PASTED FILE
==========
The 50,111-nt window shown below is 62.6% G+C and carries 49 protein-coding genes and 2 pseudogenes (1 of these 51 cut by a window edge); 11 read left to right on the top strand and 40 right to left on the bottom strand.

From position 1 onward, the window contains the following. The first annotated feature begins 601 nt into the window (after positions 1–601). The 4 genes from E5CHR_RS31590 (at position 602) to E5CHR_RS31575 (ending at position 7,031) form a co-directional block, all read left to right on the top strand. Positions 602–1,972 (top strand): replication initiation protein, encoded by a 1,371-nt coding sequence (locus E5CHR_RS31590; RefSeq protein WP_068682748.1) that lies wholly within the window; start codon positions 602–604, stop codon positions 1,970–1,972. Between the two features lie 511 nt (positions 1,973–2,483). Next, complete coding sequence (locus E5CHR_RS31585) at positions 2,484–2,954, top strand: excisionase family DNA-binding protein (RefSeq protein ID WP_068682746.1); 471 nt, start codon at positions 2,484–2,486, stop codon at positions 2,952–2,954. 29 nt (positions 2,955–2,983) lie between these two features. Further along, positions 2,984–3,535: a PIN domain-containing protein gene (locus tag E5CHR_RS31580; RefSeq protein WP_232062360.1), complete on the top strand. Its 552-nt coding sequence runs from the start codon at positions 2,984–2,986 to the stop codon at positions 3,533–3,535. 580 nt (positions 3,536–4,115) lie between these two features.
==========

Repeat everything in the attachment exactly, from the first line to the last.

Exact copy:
The 50,111-nt window shown below is 62.6% G+C and carries 49 protein-coding genes and 2 pseudogenes (1 of these 51 cut by a window edge); 11 read left to right on the top strand and 40 right to left on the bottom strand.

From position 1 onward, the window contains the following. The first annotated feature begins 601 nt into the window (after positions 1–601). The 4 genes from E5CHR_RS31590 (at position 602) to E5CHR_RS31575 (ending at position 7,031) form a co-directional block, all read left to right on the top strand. Positions 602–1,972 (top strand): replication initiation protein, encoded by a 1,371-nt coding sequence (locus E5CHR_RS31590; RefSeq protein WP_068682748.1) that lies wholly within the window; start codon positions 602–604, stop codon positions 1,970–1,972. Between the two features lie 511 nt (positions 1,973–2,483). Next, complete coding sequence (locus E5CHR_RS31585) at positions 2,484–2,954, top strand: excisionase family DNA-binding protein (RefSeq protein ID WP_068682746.1); 471 nt, start codon at positions 2,484–2,486, stop codon at positions 2,952–2,954. 29 nt (positions 2,955–2,983) lie between these two features. Further along, positions 2,984–3,535: a PIN domain-containing protein gene (locus tag E5CHR_RS31580; RefSeq protein WP_232062360.1), complete on the top strand. Its 552-nt coding sequence runs from the start codon at positions 2,984–2,986 to the stop codon at positions 3,533–3,535. 580 nt (positions 3,536–4,115) lie between these two features.